Baltic states fault France's warship deal with Russia
Lithuania and Latvia on Monday took NATO ally France to task over a warship deal with Russia, with Vilnius warning that Paris was setting a risky precedent.
"I think this is a mistake," Lithuania's Defence Minister Rasa Jukneviciene told reporters.
"This is a precedent, when a NATO and EU member sells offensive weaponry to a country whose democracy is not at a level that would make us feel calm."
Lithuania and fellow Baltic states Latvia and Estonia -- who were ruled by Moscow until 1991 -- have repeatedly criticised France's plans since Paris began negotiating a warship sale with Russia in 2009.
Last Friday, France said it had struck a deal under which Moscow would buy two Mistral-class command and amphibious assault warships from a French-led consortium, with the possibility of two more.
"Of course, for countries around Russia, this is not pleasant news. It's definitely not the Christmas gift we would have liked to receive," Jukneviciene said.
Latvian Defence Minister Artis Pabriks said he was upset that France had ignored the concerns of its regional NATO allies, but underlined that he did not believe the sale would cause major security problems in the Baltic Sea.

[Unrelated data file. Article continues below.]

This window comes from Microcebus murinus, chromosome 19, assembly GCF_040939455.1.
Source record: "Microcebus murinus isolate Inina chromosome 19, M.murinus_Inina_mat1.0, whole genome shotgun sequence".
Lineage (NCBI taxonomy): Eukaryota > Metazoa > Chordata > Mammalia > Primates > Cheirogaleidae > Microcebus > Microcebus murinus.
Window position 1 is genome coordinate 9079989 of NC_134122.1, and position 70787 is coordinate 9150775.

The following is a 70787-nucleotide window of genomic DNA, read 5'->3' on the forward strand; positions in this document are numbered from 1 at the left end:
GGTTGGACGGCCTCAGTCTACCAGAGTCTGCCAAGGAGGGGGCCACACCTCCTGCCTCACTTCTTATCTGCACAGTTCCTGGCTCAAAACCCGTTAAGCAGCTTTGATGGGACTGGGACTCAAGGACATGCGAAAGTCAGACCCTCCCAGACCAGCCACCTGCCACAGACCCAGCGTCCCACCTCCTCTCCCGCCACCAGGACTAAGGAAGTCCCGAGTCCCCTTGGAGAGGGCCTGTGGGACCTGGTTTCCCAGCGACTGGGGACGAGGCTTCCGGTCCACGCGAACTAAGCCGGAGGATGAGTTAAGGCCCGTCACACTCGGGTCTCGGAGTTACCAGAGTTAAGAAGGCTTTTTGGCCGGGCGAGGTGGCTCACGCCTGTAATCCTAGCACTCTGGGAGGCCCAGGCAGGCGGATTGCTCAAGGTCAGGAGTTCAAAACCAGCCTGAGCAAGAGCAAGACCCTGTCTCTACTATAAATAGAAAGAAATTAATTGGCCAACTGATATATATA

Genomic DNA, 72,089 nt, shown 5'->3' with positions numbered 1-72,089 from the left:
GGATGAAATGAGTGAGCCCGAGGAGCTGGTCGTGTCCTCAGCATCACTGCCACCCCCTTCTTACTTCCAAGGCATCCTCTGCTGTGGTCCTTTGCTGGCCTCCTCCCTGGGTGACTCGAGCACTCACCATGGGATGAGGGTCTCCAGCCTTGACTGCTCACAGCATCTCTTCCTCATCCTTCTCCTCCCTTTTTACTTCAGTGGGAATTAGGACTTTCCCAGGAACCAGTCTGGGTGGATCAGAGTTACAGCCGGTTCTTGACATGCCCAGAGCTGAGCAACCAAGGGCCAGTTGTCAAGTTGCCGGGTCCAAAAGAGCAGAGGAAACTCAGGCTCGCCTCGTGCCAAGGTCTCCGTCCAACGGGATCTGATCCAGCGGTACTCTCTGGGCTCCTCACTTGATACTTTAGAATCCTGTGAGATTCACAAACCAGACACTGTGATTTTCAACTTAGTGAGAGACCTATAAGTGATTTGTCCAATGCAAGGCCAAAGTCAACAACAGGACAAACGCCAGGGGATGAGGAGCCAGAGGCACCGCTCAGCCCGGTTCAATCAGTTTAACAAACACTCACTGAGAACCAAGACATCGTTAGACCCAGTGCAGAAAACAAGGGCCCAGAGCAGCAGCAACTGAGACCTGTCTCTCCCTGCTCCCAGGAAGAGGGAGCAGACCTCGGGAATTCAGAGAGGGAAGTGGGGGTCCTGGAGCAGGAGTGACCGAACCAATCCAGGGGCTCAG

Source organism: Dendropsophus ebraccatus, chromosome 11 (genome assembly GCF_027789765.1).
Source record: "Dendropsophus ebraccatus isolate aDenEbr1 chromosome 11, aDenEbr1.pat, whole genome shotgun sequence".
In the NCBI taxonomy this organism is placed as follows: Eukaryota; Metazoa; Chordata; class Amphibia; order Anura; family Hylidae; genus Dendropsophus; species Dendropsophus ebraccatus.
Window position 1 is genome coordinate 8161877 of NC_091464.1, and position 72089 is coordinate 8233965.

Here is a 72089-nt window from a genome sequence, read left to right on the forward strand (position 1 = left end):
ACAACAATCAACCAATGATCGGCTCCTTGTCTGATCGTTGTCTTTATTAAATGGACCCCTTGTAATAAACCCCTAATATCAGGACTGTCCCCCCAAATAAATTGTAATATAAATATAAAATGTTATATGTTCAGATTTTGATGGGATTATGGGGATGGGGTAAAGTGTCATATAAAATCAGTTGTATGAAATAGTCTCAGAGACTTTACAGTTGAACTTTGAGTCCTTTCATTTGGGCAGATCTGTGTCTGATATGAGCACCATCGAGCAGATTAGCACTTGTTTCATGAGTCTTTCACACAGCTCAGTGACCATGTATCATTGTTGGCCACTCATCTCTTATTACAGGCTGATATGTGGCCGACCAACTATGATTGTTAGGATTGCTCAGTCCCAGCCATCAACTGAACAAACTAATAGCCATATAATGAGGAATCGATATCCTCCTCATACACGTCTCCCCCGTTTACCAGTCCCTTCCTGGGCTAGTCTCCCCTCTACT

"Looking at the situation from a realistic viewpoint, one has to admit that French economic interests -- in this case, selling the ships -- would have no dramatic effects either on the balance of forces in the region or NATO strategy in the Baltic states," he was quoted as saying by the Baltic News Service.
The deal, which involves joint construction of the Mistral-class ships, is the first sale to Russia of such naval high-tech by a NATO nation.
A Mistral-class vessel can carry up to 16 helicopters, four landing craft, 13 battle tanks, around 100 other vehicles and a 450-strong force. It has facilities for a full command staff and is equipped with a 69-bed hospital.
The Russian army has said such a ship would have helped it win its August 2008 war with ex-Soviet Georgia within hours rather than days.
Russian military moves raise concerns in the Baltic states.
The Kremlin only withdrew its troops from their territory in 1994, three years after they won independence when the communist bloc collapsed.
The three states, with a combined population of 6.8 million, still have rocky relations with giant Russia, notably since joining NATO and the EU in 2004.
© 2010 AFP